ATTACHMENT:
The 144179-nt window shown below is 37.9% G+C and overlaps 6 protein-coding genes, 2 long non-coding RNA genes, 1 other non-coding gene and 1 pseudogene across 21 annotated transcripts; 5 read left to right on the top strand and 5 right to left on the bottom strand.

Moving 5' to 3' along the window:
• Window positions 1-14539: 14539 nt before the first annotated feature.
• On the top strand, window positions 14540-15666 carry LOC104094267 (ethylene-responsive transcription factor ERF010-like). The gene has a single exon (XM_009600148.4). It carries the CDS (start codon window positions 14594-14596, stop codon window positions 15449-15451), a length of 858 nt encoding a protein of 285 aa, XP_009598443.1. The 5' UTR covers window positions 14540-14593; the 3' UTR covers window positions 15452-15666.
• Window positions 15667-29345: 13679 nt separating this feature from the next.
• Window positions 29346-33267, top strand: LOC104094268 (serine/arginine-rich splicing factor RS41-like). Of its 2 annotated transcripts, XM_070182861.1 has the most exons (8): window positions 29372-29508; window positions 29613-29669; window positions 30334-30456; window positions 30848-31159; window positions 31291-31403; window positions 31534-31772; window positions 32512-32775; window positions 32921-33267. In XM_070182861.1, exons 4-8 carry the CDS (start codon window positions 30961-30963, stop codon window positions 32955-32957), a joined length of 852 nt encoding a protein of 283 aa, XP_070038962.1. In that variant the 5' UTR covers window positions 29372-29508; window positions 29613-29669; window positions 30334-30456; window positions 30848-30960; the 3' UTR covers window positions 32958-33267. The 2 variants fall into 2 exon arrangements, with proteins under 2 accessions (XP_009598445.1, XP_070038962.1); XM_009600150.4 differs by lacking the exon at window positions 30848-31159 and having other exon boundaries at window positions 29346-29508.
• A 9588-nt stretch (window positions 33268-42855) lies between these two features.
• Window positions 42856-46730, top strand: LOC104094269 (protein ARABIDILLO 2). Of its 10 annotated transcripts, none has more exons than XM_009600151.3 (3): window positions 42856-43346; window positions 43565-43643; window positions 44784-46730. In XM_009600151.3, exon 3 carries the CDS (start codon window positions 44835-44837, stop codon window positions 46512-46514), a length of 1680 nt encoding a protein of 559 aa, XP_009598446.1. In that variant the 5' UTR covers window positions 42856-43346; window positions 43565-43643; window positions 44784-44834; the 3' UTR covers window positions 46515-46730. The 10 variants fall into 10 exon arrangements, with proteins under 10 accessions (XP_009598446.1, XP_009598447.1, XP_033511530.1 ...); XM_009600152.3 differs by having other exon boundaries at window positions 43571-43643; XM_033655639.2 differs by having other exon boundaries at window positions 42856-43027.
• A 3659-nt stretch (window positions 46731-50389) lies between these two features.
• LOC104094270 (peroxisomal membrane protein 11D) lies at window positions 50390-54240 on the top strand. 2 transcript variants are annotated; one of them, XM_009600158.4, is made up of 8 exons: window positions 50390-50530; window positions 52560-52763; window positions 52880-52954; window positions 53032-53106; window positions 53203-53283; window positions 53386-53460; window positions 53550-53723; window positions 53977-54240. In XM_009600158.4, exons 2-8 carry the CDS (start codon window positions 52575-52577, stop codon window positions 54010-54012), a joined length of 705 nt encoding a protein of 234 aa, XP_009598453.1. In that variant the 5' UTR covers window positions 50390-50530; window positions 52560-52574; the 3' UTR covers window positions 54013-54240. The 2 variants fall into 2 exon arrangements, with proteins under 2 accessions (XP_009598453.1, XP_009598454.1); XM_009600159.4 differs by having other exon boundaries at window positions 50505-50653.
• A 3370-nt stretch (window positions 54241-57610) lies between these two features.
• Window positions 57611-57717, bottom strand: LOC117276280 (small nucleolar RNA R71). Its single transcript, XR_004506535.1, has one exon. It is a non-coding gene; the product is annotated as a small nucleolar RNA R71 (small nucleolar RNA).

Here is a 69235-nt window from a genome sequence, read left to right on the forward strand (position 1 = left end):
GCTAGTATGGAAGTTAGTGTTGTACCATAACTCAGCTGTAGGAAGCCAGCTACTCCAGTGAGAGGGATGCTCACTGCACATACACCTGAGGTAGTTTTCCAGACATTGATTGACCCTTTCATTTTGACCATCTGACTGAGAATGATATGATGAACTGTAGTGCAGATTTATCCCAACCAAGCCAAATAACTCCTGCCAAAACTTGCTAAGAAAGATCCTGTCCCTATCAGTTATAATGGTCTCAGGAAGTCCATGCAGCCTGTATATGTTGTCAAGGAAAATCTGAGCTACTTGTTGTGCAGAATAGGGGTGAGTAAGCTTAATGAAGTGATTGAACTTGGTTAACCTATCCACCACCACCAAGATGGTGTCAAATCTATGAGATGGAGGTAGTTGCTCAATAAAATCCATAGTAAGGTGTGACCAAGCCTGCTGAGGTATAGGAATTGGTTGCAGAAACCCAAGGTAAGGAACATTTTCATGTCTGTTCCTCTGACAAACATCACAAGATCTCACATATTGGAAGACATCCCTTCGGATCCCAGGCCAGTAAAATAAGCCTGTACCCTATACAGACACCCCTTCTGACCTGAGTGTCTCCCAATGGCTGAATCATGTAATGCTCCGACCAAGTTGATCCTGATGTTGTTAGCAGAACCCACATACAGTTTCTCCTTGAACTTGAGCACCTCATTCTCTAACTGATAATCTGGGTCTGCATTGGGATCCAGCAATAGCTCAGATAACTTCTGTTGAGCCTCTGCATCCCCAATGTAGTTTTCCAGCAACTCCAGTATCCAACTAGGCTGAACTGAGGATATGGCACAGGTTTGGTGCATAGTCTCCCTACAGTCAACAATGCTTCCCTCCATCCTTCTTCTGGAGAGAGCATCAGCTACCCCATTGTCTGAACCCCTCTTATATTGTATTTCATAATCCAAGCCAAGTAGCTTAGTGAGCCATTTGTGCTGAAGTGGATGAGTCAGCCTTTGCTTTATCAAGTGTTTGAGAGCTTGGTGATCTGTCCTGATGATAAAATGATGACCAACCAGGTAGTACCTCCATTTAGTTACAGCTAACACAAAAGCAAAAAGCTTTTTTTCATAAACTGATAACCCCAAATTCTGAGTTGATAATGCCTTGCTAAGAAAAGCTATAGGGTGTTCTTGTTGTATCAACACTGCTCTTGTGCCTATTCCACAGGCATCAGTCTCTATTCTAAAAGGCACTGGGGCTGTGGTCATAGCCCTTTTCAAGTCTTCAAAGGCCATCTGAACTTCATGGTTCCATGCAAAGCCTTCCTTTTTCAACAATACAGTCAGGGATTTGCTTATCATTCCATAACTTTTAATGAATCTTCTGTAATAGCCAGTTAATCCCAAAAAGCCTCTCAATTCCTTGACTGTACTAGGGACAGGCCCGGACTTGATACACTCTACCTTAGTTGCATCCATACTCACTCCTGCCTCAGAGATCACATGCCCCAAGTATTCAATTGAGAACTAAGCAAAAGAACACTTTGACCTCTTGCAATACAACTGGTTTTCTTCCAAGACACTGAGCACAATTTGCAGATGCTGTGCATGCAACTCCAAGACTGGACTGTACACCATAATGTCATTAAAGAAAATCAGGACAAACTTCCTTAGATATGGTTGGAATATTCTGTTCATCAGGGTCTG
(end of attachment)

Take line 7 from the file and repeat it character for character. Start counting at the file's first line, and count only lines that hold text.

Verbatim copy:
• A 9588-nt stretch (window positions 33268-42855) lies between these two features.